How Can Governments and the Military Meet Their Fall Protection Platform Standards?

How Can Governments and the Military Meet Their Fall Protection Platform Standards?

Doctors who smoke cigarettes. Barbers who don’t get haircuts. Auto mechanics who don’t change the oil in their cars. Landscapers who don’t mow their lawns. Dentists who chomp down on hard candy. Countless examples of professionals fall under the category of “Do what I say, not what I do.”

Do governments follow their own advice about fall protection work platforms? On the federal level, the Occupational Safety & Health Administration (OSHA) has several regulations regarding fall protection standards for “Walking/Working Surfaces.” These are often echoed in state and local laws.

From servicing military aircraft to inspecting building services equipment on school roofs, government officials on all levels must ensure that their workers are appropriately protected with fall protection platforms. What standards must they follow? What goes into a compliant platform? Where should these platforms be installed?

Where does OSHA stand on platforms?

OSHA has specific regulations regarding scaffolding and ladders; however, the standards that apply to work platforms—elevated walking and working surfaces by OSHA’s definition—are derived from various regulations about stairs, gates, and guardrails that apply to work at height:

  1. Standard Stairs – OSHA1910.25(c)
    Standard stairs are installed at angles from 30 to 50 degrees. The stair treads should be at least 22 inches wide, with uniform step intervals of no more than 9-1/2 inches. The tread depth should be at least 9-1/2 inches.
  2. Safety Gates – OSHA 1910.29(b)(13)
    The regulation calls for a self-closing gate in a guardrail system that slides or swings away from a hole. A gate (with a top rail and mid-rail) can be installed at the top of stairs or other platform access points for added fall protection measures on an elevated work platform.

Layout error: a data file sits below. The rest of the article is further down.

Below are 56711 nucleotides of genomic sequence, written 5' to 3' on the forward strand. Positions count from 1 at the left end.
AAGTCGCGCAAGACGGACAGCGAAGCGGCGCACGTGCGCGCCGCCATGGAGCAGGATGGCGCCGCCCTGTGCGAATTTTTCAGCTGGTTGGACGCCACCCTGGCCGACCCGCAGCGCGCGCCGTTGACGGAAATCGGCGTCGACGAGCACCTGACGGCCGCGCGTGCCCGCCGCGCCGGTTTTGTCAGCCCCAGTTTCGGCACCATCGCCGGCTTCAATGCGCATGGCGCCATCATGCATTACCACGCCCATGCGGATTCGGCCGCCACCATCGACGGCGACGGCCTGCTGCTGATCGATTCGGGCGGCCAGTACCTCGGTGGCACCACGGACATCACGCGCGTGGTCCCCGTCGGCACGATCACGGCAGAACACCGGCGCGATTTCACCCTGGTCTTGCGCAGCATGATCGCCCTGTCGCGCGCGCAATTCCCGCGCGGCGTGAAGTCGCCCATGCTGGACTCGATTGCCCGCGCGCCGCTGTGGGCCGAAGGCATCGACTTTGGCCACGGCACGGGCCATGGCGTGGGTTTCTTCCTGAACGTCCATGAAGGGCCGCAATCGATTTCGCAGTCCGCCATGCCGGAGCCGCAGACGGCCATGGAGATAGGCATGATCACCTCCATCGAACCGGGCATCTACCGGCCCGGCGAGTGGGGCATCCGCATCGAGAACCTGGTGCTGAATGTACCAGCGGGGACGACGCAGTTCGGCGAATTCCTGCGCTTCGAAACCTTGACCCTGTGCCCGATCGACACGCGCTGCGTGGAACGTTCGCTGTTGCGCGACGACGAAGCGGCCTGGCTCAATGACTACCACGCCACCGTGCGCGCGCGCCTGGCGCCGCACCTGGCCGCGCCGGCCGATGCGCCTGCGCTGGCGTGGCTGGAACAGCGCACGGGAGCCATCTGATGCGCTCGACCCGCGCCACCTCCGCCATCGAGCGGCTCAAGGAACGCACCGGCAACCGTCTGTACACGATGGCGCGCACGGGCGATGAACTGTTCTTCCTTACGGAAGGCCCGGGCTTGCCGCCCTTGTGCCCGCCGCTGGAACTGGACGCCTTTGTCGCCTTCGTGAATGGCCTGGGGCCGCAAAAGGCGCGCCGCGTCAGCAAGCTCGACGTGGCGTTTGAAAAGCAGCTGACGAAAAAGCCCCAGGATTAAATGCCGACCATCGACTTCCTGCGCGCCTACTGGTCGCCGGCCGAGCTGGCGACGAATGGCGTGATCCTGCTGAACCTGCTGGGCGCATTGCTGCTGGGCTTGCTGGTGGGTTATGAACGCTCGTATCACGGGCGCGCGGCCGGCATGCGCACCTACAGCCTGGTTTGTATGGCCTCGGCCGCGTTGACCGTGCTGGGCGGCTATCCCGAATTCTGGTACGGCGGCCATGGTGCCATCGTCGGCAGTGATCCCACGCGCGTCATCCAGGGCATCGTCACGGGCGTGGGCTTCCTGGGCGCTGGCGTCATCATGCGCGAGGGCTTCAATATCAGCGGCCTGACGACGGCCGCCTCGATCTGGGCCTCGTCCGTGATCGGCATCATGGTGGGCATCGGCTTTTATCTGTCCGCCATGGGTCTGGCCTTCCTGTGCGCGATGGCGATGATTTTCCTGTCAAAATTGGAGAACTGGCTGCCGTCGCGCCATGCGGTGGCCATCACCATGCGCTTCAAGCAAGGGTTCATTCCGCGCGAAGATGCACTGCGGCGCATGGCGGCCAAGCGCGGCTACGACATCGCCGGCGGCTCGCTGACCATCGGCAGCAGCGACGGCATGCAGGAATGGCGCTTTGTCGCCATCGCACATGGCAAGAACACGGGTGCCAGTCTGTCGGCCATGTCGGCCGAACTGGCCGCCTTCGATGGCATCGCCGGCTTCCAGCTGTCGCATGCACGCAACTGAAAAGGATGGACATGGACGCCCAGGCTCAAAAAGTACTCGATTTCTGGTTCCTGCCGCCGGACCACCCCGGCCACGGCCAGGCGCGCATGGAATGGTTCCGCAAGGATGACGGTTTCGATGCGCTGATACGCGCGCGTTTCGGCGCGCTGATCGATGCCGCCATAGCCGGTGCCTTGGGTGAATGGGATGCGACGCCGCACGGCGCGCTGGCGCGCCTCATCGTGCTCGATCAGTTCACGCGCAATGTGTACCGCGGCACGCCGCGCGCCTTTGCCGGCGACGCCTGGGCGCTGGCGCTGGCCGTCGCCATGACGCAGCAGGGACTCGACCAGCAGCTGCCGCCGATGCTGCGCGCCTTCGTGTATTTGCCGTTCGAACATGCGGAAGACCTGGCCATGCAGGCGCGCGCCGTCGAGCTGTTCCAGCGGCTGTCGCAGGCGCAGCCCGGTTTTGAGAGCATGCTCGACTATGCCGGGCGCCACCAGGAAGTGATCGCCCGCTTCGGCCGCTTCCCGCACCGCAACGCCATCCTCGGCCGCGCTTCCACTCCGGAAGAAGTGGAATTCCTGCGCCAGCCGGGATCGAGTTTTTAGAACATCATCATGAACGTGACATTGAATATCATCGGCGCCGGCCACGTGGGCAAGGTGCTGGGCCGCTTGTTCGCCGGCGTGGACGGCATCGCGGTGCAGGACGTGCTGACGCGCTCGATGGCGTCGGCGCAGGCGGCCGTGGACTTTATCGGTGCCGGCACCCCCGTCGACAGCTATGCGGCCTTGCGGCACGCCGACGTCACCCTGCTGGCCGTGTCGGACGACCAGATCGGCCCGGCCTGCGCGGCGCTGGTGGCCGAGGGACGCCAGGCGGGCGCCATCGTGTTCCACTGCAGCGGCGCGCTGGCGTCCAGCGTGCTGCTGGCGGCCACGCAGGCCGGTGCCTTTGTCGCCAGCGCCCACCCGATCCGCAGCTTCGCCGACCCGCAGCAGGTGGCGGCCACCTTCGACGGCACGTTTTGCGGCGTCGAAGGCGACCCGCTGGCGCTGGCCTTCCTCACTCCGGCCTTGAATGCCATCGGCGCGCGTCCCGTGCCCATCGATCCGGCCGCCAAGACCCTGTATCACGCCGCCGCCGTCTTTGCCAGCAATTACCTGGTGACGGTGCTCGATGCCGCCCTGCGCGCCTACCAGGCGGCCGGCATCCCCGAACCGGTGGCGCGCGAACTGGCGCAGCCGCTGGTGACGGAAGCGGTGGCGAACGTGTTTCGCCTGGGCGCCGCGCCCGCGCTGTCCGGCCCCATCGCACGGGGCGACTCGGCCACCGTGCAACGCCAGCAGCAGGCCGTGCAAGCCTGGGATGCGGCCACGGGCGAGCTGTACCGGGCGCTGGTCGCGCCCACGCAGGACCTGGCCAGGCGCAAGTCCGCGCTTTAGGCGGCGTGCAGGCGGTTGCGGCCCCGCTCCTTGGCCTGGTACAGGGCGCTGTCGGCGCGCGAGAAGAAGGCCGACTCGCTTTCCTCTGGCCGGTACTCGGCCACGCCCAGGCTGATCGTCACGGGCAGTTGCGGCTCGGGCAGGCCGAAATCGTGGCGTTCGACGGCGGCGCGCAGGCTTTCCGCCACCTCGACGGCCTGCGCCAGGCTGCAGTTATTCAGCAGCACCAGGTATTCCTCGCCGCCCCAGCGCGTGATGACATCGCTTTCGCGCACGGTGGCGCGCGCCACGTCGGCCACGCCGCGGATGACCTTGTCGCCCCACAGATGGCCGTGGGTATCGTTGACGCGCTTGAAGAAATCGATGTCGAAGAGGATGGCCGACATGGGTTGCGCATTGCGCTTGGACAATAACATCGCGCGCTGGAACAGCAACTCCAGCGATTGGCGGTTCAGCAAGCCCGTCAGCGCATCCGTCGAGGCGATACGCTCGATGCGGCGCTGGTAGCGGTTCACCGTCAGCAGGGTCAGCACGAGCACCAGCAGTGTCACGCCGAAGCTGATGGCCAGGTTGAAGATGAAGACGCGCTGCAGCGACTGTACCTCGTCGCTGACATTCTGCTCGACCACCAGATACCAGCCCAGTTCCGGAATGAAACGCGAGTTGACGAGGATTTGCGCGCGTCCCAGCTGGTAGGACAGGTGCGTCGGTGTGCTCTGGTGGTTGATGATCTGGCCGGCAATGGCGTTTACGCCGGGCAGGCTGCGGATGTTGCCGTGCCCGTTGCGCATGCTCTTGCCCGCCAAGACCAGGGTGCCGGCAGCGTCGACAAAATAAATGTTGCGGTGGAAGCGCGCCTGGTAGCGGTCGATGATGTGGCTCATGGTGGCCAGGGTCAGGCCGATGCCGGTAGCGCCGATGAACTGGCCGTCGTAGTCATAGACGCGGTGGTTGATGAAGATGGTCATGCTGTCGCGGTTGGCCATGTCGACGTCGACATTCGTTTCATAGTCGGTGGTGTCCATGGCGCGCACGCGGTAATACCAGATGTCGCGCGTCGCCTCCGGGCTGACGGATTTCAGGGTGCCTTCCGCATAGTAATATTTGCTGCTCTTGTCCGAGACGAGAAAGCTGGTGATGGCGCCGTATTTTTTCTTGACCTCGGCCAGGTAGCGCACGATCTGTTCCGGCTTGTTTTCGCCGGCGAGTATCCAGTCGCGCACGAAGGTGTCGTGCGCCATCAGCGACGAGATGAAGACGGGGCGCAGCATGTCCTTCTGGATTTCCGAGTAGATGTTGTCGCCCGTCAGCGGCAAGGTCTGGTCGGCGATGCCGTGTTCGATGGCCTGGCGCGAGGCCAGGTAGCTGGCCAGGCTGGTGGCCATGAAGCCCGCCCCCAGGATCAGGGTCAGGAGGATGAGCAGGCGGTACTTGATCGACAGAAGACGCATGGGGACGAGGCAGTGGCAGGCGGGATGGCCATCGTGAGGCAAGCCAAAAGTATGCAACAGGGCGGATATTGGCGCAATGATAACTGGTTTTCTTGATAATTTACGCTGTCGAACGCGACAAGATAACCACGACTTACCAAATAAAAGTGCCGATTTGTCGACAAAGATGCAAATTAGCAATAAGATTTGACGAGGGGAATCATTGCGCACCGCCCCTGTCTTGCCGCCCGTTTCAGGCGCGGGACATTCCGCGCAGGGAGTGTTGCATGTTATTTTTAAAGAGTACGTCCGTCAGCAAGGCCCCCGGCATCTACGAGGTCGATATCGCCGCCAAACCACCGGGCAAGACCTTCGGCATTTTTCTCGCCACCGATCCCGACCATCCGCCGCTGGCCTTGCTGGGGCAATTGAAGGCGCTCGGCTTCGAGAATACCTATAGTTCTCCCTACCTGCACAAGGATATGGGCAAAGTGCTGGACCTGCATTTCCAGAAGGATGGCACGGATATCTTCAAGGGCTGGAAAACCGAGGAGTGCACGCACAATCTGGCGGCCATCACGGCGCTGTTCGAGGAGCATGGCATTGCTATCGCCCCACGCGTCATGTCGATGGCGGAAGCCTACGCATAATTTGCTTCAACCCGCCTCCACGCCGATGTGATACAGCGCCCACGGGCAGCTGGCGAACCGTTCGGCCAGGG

3. Guardrails – OSHA 1910.29(b)(1) & 1910.29(b)(3)
    A walking/working surface (platform) of at least four (4) feet high must have guardrails on all sides that are at least 42 inches tall (+3 inches). The guardrails must withstand a force of at least 200 pounds (890 N) applied downward or outward within two (2) inches of the top edge at any point along the top rail.


What goes into a compliant work platform?

A pipe-fitted modular work platform constructed of corrosion-resistant aluminum or galvanized steel offers several advantages in strength, durability, and regulatory compliance. Designed and engineered to meet or exceed load ratings, they install quickly and easily on-site with components that assemble without welding or drilling.

Steps and platform decks have anti-slip treads that are anti-bounce and self-draining to prevent slippery surfaces. Guardrail systems can be fitted with toe boards to keep tools and materials from falling from the platform. Modular systems offer unmatched versatility:

  1. Fixed Access Work Platforms are ideal for frequent or hard-to-access work-at-height areas.
  2. Mobile Work Platforms are equipped with heavy-duty locking casters for station-to-station portability and are considered safer and more efficient than ladders.
  3. Adjustable-height Work Platforms – feature military-grade construction to provide access to different heights at the workstation.
  4. Custom Work Platforms — can be designed and engineered to meet a facility’s unique needs and work requirements. They can include ramps, catwalks, shop services (e.g., air, water, electrical), or other special features.


Examples of where the government and military use work platforms.

  1. Federal Government and the Military:
  • The General Services Administration (GSA) manages federal buildings where work-at-height platforms are used for building maintenance.
  • The Department of Defense (DoD) needs fall protection platforms at aircraft bases for maintenance and repair, as well as shipyards and other military bases.
  • Laboratories in the Department of Energy (DOE) and NASA have many work-at-height needs.
  1. State Governments:
  • Departments of transportation facilities need work platforms for maintenance on vehicles and the buildings.
  • Public colleges and universities use work platforms for rooftop maintenance on dormitories, classrooms, and other structures.
  • Parks and recreation departments need work platforms to maintain historical structures and operating facilities.
  1. Municipalities:
  • Public works departments and utilities, including garages, sports and recreational facilities, and water and wastewater plants.
  • Fire departments where platforms are to be used for training exercises and fire station maintenance.
  • Public schools for maintenance of school buildings, especially work-at-height situations on the rooftop.


How can we help you?

If you are responsible for work-at-height fall protection in your facility, FlexDecks can help. As noted, our services include a hazard assessment, design and consultation, engineering, manufacturing, installation, and follow-up inspections and maintenance. Contact us for an evaluation of your facility’s safety needs.

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